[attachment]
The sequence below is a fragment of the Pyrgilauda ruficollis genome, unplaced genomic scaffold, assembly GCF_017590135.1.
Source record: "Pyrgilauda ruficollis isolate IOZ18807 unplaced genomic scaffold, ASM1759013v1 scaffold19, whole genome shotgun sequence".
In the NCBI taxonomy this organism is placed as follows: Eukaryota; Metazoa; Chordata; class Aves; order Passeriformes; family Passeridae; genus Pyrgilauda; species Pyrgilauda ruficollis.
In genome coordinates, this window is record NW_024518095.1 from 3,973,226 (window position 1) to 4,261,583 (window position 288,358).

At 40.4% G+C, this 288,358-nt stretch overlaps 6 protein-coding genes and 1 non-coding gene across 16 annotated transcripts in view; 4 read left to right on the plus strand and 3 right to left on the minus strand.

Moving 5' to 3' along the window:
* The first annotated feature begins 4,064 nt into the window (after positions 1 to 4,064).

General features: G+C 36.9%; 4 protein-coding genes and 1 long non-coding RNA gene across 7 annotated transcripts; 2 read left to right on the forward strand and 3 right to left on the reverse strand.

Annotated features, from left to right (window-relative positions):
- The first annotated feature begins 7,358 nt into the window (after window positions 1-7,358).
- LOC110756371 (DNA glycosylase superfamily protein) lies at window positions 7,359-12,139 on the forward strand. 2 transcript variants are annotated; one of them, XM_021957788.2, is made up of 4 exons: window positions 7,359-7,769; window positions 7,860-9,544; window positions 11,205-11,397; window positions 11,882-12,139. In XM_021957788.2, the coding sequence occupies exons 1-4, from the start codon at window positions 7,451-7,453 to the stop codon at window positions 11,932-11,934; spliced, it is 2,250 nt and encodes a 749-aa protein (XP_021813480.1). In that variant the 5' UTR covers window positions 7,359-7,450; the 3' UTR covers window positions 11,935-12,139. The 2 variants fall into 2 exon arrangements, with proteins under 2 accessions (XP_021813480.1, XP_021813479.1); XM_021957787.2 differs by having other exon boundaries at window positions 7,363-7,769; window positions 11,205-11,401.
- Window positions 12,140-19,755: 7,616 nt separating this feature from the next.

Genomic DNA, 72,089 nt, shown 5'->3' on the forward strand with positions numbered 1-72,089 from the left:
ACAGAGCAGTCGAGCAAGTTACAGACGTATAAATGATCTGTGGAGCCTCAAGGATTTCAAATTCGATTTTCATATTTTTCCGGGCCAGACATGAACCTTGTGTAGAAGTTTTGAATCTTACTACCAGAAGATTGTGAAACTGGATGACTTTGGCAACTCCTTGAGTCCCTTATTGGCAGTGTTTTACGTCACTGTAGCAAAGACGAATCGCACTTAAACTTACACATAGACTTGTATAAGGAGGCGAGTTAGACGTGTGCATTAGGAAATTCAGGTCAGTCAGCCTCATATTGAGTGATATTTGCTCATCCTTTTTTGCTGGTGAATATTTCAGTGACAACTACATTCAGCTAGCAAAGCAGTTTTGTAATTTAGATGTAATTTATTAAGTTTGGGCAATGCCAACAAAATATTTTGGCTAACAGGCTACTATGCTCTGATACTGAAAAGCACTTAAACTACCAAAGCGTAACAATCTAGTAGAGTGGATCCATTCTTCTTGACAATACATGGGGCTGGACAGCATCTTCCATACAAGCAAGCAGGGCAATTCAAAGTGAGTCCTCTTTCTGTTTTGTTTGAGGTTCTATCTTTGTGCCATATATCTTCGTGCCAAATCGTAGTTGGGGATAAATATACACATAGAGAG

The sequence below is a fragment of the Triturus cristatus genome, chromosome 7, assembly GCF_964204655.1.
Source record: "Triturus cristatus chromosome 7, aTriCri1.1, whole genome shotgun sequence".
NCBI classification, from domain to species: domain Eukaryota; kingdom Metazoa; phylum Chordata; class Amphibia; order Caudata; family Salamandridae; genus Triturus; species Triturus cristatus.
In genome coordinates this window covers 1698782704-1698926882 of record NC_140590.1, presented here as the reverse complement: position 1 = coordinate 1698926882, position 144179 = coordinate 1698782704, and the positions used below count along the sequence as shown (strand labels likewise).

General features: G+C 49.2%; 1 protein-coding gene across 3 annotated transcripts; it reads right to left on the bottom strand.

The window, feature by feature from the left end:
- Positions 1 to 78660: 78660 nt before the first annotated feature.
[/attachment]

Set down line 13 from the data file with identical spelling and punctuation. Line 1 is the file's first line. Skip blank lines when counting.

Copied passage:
Genomic DNA, 72,089 nt, shown 5'->3' on the forward strand with positions numbered 1-72,089 from the left: